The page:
And unlike Moody's, which slapped Namibia with a negative outlook to accompany its August downgrade, Fitch has given the country a stable outlook which "reflects Fitch's assessment that upside and downside risks are broadly balanced".

Plummeting confidence

Commenting on the Fitch downgrade late yesterday, Economic Association of Namibia (EAN) director Klaus Schade said the downgrade was not unexpected after Schlettwein's mid-year budget review was tabled.

He also pointed to missed targets and increases in expenditure, which were not in line with previous statements.

Schade said Namibia now faced higher borrowing costs, especially on international markets.

"This could put a dent in the country's reputation as investors might not be confident in investing in the Namibian economy," Schade said.

He noted that the economy could still pick up growth, depending on Husab uranium mine going into full production, and thus spurring economic growth.

"Budget cuts were necessary, although now we should focus on addressing some of the structural issues. The public sector reforms need to start. There is need to invest more in infrastructure to attract other investments," he added.

University of Namibia dean of economics, Omu Kakujaha-Matundu said the Fitch downgrade reaffirmed Moody's assessment, and he also pointed to Schlettwein's mid-year budget review as putting the final nail in the downgrade coffin.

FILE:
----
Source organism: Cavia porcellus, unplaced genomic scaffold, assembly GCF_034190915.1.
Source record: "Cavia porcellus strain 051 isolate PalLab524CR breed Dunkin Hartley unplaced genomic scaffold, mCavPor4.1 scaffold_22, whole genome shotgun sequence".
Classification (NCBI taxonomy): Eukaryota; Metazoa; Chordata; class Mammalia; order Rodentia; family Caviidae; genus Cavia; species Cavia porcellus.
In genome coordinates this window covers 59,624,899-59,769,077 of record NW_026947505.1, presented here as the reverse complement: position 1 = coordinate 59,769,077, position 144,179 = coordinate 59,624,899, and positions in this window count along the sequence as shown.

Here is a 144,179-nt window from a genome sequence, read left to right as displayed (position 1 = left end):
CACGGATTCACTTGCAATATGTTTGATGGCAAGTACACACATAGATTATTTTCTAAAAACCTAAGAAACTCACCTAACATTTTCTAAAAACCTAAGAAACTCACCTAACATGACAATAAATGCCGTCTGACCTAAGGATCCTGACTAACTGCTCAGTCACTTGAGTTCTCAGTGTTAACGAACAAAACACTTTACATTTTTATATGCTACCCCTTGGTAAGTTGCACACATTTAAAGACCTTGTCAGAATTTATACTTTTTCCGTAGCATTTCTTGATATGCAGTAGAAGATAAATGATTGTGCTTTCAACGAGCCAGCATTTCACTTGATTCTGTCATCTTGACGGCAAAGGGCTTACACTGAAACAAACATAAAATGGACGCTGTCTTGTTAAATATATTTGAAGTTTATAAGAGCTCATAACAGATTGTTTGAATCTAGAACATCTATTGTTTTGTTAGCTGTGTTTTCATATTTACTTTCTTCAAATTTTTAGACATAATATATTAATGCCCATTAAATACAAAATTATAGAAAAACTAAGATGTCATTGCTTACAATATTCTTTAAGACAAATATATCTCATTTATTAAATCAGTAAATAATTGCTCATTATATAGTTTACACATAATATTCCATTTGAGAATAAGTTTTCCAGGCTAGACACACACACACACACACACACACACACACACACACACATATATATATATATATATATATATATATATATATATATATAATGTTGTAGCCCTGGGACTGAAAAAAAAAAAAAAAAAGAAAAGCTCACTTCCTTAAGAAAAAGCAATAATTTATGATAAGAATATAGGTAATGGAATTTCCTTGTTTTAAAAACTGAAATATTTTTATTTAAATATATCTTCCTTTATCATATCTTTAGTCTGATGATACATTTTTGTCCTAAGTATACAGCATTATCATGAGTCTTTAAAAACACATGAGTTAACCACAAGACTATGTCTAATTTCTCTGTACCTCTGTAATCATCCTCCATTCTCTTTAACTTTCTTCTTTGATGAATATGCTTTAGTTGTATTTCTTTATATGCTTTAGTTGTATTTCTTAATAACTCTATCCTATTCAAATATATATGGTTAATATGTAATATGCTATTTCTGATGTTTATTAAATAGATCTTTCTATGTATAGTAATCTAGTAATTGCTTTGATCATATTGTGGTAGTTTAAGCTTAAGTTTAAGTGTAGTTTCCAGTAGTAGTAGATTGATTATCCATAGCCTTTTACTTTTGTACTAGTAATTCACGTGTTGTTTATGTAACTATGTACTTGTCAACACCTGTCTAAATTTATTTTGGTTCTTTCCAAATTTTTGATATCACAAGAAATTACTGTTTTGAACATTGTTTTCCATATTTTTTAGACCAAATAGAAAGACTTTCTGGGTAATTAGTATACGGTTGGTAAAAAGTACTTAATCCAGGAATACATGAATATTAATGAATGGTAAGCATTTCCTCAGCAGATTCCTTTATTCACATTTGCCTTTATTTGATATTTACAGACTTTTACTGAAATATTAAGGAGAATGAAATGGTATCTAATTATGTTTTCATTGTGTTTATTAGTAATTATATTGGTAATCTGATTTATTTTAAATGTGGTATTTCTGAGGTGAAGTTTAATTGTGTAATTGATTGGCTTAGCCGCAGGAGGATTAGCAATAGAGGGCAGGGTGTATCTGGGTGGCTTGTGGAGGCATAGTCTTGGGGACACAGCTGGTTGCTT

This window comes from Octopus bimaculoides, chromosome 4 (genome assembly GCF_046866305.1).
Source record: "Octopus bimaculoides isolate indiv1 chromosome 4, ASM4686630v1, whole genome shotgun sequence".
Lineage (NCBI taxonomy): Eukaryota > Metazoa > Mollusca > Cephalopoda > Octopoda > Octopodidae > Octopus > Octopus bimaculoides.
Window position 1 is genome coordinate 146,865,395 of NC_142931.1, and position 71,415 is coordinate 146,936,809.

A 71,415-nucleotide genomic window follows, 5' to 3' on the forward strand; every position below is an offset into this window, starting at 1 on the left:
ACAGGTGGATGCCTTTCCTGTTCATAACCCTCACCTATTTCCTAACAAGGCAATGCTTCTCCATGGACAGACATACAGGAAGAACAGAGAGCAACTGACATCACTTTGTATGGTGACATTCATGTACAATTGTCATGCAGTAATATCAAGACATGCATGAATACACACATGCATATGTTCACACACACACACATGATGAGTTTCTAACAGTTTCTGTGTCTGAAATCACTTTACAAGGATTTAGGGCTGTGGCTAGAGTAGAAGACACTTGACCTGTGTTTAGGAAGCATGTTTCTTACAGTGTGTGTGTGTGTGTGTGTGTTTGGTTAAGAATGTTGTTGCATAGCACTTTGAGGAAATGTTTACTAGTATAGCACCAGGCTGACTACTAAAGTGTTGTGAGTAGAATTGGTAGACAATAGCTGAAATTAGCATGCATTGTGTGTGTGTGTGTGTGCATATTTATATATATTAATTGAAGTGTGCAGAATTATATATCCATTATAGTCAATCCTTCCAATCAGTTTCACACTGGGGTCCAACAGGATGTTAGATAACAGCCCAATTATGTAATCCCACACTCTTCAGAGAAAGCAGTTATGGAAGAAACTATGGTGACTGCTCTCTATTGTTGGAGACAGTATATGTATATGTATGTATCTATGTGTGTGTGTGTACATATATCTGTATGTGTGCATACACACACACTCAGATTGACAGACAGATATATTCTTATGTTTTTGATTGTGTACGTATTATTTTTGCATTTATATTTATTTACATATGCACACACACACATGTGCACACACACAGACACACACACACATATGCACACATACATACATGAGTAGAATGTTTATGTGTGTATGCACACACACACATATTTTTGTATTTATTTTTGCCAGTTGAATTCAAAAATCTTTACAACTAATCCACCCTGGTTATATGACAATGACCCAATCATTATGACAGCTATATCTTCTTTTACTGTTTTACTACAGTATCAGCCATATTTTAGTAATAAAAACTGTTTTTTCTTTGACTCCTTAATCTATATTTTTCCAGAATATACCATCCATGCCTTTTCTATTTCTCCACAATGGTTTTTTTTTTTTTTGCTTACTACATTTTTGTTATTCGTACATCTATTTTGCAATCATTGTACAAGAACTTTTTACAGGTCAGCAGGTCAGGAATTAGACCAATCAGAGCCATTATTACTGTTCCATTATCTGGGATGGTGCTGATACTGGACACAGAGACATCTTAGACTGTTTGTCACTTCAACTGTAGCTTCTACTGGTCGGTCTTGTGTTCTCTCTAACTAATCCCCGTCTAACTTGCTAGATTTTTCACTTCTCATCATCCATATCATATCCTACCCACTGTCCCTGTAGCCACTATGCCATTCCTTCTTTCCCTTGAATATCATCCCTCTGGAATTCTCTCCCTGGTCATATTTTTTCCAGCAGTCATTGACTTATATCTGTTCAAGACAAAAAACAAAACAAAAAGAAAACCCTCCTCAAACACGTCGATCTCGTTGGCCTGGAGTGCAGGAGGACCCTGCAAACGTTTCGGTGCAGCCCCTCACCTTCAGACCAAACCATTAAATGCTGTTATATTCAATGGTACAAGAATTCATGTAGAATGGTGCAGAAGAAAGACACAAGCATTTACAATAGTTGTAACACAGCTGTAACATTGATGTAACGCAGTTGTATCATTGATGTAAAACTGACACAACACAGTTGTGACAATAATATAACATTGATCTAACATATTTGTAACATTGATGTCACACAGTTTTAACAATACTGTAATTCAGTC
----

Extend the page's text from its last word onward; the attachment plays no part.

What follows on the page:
He said the mid-term review failed to instil any confidence in government's austerity measures or its consolidation efforts.

"This is a double blow, and my main concern is that borrowing costs will surge, especially when looking at foreign debt. With the weakening rand, it means our debt servicing costs would increase.

"We should not fight the rating agencies; instead, we should learn from the experience and put our house in order," Kakujaha-Matundu said.

He noted that despite the country facing significant headwinds, the economy would eventually pick up again. Cirrus Capital co-founder, Rowland Brown said the downgrade to junk had been expected since early 2016.

He stressed that the reasons for the downgrade were multi-fold, but largely stemmed from the deterioration in government's fiscal position, driven by aggressive expenditure increases, despite weak revenue collection.

"This has meant that government has had to borrow extensively to be able to fund its budget deficit, and has thus resulted in a more than doubling of debt over the past 30 months," Brown said.

He added that the immediate implications for Namibia would not be too dramatic, largely because changes to pension fund regulations were forcing large amounts of capital to stay in the country, much of which is being invested in government debt.

"In the short term, this will provide support to the now-junk-rated sovereign. However, over the longer term, the weaker rating is likely to see the cost of government funding increase, meaning more money will be spent on servicing debt and less will be available for other government projects and priorities.

"Further to this, the sub-investment grade rating is likely to negatively impact foreign investment flows into the country, which may well result in lower and slower growth over the coming years, something very negative for the employment outlook of the country," Brown said.